The shape of air abandoned in a meadow is different for a rabbit or a cat. The turning of a blade of grass. A leaf brushed free of dust. A leaf pressed into soil. A nibble, a rub, a feather, a hair. The shape of its scat. The pattern of its track. These are signs we share this patch of earth with other creatures.
Our oily fingers leave prints; we constantly shed hairs and dead skin cells; our clumsy and messy bodies break and abandon things. Outside, it’s a good thing nature cleans up after us. Breezes and rains dilute our debris, and the soil slowly builds up.
If she were to wear perfume, it would be no more clear. Her aromatics follow her. Lucky dogs, to be able to follow her path left in the air because she’d been there.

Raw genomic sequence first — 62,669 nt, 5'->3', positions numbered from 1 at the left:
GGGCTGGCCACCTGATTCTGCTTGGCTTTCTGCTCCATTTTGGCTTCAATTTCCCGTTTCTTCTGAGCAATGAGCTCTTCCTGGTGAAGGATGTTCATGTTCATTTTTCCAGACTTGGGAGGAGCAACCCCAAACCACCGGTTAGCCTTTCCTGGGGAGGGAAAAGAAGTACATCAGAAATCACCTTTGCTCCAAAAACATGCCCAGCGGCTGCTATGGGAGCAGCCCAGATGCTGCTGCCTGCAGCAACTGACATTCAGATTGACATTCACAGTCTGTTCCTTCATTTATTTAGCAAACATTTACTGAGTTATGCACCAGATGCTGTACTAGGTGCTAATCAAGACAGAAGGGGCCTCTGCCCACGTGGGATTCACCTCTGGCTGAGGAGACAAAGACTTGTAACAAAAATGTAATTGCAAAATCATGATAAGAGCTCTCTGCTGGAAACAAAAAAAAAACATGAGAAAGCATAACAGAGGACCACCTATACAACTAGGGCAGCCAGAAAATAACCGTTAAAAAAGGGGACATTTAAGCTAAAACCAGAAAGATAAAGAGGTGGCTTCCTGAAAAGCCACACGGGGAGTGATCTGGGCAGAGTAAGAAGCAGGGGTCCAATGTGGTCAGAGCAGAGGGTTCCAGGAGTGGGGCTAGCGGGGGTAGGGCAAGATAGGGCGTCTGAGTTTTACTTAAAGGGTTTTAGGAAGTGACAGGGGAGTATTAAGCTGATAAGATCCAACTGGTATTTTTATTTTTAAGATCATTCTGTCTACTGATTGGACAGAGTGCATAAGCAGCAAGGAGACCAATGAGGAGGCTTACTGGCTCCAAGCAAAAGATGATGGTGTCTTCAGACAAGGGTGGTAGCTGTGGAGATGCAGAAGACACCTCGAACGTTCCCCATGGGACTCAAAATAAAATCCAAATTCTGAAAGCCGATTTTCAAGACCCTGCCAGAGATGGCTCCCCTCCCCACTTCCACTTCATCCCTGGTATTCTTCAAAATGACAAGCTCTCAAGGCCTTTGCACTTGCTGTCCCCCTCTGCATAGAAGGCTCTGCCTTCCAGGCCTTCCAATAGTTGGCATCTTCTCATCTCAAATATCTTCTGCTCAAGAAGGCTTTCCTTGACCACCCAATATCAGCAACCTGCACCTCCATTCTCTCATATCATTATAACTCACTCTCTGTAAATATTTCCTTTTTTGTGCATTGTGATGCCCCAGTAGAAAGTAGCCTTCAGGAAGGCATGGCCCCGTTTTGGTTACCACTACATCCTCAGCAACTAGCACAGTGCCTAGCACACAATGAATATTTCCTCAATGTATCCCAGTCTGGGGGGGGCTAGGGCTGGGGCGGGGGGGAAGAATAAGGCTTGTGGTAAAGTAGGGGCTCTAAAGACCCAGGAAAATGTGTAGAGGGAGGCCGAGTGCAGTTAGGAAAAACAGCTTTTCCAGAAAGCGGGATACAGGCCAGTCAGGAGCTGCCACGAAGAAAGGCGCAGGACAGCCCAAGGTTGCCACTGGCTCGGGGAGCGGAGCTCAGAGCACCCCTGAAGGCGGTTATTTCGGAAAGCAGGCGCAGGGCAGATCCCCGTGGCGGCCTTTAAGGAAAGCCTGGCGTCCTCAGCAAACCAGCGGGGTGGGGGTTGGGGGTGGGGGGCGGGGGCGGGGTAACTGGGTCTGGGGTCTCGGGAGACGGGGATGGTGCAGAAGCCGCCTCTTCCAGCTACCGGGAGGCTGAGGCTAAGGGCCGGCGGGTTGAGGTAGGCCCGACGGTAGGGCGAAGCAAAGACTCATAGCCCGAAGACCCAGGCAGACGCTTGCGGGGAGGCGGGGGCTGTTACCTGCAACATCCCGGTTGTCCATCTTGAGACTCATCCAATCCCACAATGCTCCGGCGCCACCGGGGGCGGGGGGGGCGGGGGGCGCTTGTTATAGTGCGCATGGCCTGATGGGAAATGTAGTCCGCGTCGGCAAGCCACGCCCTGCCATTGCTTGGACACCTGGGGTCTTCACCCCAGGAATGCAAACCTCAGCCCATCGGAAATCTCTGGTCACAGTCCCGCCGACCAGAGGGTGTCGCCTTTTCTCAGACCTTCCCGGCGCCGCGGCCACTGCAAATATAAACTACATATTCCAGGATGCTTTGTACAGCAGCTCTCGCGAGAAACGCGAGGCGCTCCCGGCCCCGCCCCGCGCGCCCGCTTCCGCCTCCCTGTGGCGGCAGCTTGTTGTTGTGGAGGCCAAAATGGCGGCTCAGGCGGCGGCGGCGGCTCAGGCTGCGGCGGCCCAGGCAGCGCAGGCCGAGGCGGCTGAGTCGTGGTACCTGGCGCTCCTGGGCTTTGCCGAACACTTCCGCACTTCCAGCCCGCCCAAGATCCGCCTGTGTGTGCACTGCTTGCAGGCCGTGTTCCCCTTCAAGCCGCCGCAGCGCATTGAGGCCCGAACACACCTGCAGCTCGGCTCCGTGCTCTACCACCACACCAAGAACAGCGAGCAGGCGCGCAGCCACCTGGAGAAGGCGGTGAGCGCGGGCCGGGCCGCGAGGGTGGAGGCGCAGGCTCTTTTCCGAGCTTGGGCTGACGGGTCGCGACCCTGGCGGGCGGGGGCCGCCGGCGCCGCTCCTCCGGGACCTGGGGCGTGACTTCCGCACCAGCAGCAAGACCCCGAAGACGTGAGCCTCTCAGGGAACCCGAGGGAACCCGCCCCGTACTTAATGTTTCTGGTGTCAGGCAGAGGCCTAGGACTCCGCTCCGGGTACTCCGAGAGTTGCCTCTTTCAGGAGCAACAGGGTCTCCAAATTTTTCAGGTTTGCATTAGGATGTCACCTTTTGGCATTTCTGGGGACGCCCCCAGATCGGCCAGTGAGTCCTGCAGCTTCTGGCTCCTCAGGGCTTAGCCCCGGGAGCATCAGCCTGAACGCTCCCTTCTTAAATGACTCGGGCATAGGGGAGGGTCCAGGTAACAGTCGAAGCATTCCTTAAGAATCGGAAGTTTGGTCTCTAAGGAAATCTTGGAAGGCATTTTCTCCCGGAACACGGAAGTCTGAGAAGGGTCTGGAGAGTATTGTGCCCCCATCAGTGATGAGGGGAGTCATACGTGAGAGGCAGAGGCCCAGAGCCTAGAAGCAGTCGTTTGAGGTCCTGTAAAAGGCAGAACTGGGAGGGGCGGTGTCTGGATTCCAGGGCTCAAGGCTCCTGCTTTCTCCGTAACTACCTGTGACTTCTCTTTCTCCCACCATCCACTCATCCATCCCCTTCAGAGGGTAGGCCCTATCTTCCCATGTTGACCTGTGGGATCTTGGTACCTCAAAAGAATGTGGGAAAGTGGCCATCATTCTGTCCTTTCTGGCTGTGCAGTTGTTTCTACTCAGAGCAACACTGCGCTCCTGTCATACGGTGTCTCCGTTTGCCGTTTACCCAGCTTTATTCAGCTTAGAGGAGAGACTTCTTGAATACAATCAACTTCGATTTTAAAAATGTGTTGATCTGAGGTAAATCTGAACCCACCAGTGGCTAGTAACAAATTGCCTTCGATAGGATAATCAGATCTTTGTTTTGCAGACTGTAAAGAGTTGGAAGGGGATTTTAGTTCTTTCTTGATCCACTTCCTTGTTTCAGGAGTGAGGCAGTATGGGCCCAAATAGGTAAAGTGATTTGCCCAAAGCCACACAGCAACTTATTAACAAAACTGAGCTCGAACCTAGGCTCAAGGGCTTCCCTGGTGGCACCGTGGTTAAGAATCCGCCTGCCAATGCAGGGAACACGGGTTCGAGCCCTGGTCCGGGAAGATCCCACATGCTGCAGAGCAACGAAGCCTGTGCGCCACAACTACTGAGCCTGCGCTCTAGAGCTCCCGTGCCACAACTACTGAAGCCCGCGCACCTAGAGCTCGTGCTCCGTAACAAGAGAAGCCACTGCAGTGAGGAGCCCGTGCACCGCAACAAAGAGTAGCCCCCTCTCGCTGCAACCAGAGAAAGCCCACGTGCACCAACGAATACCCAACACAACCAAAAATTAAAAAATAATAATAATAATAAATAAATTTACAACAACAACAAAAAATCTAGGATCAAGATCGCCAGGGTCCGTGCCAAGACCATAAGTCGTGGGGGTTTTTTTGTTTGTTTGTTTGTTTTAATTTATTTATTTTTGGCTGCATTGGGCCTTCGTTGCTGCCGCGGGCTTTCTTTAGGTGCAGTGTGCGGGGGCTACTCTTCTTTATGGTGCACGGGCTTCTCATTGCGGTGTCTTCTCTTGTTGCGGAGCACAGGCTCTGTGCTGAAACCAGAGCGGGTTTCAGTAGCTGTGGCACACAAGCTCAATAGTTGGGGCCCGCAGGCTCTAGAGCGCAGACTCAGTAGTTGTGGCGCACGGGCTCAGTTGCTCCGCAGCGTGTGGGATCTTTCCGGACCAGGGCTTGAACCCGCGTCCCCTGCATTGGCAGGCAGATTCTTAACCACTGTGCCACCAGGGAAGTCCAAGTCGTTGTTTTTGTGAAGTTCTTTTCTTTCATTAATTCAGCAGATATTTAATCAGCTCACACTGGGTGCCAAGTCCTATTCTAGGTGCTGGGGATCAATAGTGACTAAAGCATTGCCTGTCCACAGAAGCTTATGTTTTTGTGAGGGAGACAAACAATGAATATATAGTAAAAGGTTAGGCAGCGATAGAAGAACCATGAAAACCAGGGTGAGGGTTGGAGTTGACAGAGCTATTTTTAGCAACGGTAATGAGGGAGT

Everything we tell a child about thunder is wrong, but that makes it all the better. After lightning comes the storm. The old man has bumped his head and lies in bed a-snoring.
Branches are tossing leaves across the yard. Around here, this means a storm is blowing in. If you were on the shore and watching the waves, you’d see white caps, rough water. You’ll want to pull the clothes off the line, close the windows, and anthropomorphize the wind.
They say you can’t help it. Your face betrays you.